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University Extends Research into 3-D Micro-Additive Manufacturing

Optomec, a supplier of production-grade additive manufacturing systems for 3-D printed electronics and 3-D printed metals, announced its Aerosol Jet Technology has been deployed by Carnegie Mellon University's College of Engineering to advance 3-D micro-additive manufacturing methods for fully printed conformal sensors, low loss passives and antennas for on-chip and off-chip electronics. These advancements have significant potential to drive next-generation manufacturing processes.

Carnegie Mellon's Advanced Manufacturing and Materials Laboratory (AMML), led by Dr. Rahul Panat, is working on solving fundamental and applied problems in the areas of printed and flexible microelectronics manufacturing and lithium-ion batteries. These areas are highly relevant to realize devices and systems for wearable and Internet of Things (IoT) applications. Examples include smart contact lenses, wearable electronic clothing, robotic skins, bio-patches and more.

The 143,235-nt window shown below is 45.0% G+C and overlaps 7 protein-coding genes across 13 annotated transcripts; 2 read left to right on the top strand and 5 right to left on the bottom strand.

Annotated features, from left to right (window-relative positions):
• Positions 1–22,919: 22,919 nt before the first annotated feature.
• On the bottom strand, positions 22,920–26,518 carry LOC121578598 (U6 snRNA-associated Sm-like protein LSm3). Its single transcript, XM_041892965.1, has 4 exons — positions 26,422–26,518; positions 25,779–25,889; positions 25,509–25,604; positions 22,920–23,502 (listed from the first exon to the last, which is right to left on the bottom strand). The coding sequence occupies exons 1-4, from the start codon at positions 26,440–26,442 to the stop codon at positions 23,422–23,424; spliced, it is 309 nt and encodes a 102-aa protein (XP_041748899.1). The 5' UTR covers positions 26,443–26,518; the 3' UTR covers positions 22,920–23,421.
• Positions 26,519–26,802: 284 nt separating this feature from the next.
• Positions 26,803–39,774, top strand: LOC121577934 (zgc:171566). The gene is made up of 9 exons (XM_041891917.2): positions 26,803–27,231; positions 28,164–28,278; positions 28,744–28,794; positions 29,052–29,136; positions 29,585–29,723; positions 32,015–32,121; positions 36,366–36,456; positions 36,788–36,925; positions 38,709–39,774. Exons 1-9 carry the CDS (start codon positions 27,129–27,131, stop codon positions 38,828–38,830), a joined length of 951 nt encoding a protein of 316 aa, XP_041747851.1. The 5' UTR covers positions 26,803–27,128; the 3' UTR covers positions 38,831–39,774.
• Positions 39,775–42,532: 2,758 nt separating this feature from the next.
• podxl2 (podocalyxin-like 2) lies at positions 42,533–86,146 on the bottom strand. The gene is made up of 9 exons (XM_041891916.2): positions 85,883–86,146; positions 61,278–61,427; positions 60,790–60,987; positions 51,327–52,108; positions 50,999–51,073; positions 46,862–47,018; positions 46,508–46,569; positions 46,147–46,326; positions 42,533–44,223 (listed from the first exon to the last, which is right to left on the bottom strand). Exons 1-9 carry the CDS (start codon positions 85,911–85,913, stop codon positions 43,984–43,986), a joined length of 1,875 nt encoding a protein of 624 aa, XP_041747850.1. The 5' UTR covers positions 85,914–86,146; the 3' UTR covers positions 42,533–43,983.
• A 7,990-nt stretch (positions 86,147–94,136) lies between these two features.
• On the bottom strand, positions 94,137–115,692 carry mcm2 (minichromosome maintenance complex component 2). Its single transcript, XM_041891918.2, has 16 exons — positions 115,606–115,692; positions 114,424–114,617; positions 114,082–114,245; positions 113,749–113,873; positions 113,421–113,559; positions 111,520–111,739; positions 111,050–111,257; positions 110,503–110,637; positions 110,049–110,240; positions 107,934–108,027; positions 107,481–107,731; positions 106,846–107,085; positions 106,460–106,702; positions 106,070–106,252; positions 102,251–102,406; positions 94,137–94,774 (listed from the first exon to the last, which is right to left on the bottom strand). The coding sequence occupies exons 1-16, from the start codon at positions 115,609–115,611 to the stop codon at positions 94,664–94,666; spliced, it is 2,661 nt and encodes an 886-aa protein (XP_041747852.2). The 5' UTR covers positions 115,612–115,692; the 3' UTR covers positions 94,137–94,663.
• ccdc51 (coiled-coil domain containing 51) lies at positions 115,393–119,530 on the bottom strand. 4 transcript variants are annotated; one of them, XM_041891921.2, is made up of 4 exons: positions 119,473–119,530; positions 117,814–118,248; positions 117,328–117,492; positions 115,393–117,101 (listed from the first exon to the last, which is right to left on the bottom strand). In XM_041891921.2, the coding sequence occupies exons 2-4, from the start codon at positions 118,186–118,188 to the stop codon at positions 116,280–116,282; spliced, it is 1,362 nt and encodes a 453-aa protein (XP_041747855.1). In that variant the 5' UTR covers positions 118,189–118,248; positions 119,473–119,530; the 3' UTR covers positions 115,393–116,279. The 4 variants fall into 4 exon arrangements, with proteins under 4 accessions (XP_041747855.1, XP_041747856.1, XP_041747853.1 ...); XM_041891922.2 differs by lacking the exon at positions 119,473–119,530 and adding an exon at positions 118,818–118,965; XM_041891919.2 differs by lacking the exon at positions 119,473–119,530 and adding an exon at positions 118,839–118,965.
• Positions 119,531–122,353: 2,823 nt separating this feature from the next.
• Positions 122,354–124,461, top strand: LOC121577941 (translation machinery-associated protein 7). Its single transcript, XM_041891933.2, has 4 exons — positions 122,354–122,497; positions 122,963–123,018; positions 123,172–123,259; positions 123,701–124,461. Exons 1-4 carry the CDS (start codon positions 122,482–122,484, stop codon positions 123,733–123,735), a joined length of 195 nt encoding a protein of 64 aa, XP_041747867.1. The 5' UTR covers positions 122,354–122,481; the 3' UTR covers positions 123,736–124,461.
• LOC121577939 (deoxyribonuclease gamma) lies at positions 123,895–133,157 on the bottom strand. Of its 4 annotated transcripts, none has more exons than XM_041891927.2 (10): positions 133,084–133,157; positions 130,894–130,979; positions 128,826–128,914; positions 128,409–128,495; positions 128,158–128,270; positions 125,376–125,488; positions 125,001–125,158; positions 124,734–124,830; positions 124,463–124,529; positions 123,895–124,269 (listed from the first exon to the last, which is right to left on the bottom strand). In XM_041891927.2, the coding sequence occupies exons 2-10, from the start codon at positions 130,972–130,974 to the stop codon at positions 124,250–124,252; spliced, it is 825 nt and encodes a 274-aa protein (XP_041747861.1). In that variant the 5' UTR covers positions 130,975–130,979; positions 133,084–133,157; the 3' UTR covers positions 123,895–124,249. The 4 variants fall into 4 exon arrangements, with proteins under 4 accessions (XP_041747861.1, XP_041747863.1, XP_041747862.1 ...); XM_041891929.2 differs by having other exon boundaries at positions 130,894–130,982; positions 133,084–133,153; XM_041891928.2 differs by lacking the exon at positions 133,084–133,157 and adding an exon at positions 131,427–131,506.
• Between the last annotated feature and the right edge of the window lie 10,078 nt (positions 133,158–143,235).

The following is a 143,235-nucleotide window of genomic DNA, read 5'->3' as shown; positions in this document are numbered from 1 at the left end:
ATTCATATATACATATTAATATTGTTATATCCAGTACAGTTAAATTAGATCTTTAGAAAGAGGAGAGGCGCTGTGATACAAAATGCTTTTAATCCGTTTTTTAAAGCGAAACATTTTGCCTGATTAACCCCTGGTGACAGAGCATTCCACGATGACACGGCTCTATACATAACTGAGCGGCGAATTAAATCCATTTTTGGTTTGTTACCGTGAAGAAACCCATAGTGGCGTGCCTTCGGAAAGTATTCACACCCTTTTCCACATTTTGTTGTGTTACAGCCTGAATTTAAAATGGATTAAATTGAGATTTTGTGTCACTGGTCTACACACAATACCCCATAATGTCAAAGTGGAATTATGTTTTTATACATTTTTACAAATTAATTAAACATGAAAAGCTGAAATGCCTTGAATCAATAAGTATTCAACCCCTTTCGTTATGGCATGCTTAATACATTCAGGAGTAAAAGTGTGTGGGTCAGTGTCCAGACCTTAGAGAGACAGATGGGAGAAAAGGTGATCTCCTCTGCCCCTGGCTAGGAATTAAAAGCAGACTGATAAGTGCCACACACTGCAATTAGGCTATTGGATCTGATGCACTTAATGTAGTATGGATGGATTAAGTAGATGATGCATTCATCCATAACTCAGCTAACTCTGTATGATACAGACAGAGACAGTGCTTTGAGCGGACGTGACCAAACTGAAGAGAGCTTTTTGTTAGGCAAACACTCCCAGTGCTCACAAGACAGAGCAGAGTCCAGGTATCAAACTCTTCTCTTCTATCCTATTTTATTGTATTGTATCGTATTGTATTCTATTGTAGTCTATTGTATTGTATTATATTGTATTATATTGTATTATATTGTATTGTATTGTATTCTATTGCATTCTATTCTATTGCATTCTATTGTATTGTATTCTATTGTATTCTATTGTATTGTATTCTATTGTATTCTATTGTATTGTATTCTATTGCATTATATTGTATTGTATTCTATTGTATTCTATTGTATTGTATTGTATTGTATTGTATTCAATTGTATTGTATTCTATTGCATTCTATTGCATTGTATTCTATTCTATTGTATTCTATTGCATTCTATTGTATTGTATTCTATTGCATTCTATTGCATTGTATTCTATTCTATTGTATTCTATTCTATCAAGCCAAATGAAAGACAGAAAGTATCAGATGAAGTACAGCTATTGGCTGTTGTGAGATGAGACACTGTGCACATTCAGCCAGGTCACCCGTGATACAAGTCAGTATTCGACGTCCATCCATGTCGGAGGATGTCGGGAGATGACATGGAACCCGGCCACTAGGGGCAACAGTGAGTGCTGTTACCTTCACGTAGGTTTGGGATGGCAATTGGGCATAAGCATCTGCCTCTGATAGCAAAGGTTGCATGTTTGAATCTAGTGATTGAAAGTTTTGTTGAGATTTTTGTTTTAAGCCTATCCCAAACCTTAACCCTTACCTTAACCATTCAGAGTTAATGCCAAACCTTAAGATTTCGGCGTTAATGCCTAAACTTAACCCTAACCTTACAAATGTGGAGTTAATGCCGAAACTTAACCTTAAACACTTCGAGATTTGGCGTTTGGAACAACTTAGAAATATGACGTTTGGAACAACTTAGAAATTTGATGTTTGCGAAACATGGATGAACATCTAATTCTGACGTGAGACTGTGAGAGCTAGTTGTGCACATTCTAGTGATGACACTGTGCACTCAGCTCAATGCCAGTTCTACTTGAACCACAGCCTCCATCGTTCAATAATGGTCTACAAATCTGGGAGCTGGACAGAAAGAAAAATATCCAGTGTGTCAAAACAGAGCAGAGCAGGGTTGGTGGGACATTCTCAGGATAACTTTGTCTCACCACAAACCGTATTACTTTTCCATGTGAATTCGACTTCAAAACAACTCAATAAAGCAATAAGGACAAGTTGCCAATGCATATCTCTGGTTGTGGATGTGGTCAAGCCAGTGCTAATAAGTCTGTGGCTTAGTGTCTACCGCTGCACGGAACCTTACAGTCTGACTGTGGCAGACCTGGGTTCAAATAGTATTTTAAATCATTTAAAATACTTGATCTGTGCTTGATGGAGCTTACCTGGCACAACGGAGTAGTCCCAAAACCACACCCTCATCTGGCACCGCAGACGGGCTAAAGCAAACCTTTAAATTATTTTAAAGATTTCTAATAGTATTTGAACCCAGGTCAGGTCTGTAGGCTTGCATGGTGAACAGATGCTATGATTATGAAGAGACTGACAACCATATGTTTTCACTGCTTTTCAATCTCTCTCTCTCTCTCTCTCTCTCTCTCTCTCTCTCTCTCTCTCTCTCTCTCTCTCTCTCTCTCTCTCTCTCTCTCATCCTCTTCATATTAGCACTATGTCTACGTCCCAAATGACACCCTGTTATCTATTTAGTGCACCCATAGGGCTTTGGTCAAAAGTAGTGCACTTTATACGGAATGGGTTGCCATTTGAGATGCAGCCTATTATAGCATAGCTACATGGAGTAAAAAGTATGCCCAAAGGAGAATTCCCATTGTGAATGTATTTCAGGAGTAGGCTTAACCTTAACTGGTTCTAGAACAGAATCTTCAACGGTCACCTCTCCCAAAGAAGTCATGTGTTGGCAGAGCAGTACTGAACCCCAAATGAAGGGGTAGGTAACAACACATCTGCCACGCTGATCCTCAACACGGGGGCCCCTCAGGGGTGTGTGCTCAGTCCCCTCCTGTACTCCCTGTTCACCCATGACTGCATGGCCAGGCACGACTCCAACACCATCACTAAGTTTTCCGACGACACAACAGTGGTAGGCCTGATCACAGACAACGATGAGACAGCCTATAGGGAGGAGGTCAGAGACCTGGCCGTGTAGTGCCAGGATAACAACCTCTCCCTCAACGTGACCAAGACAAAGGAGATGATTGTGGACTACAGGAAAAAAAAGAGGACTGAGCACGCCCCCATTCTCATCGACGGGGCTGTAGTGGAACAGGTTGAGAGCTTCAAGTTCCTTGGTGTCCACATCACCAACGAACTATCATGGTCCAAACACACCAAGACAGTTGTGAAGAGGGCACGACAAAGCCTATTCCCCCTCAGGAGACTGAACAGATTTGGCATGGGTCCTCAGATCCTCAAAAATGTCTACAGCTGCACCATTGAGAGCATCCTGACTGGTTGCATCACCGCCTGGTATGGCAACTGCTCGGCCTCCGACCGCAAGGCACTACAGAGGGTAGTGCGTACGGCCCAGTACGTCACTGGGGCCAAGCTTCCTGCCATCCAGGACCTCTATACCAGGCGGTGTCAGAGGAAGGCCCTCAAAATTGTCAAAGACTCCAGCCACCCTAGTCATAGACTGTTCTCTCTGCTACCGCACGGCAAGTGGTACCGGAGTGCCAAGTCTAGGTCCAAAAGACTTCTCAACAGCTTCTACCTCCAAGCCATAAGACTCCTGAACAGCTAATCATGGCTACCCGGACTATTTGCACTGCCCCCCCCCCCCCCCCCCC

"We employ an Optomec Aerosol Jet 3-D print system to directly print nanoparticle inks and polymers over complex surfaces," Panat said. "The Aerosol Jet system has enabled us to fully print 3-D antennas at the sub 100 um length scale and to conduct simulation studies to identify omnidirectional antenna designs. These fabrication methods are unique and can pave way for several applications in the high-speed communication areas."

The team has also demonstrated recently that complex 3-D battery architectures fabricated by Aerosol Jet show electrode utilization and fast-charge discharge cycles. Panat and his team are focused on developing next generation fully printed and in-situ cured solutions that have practical use within mainstream manufacturing.

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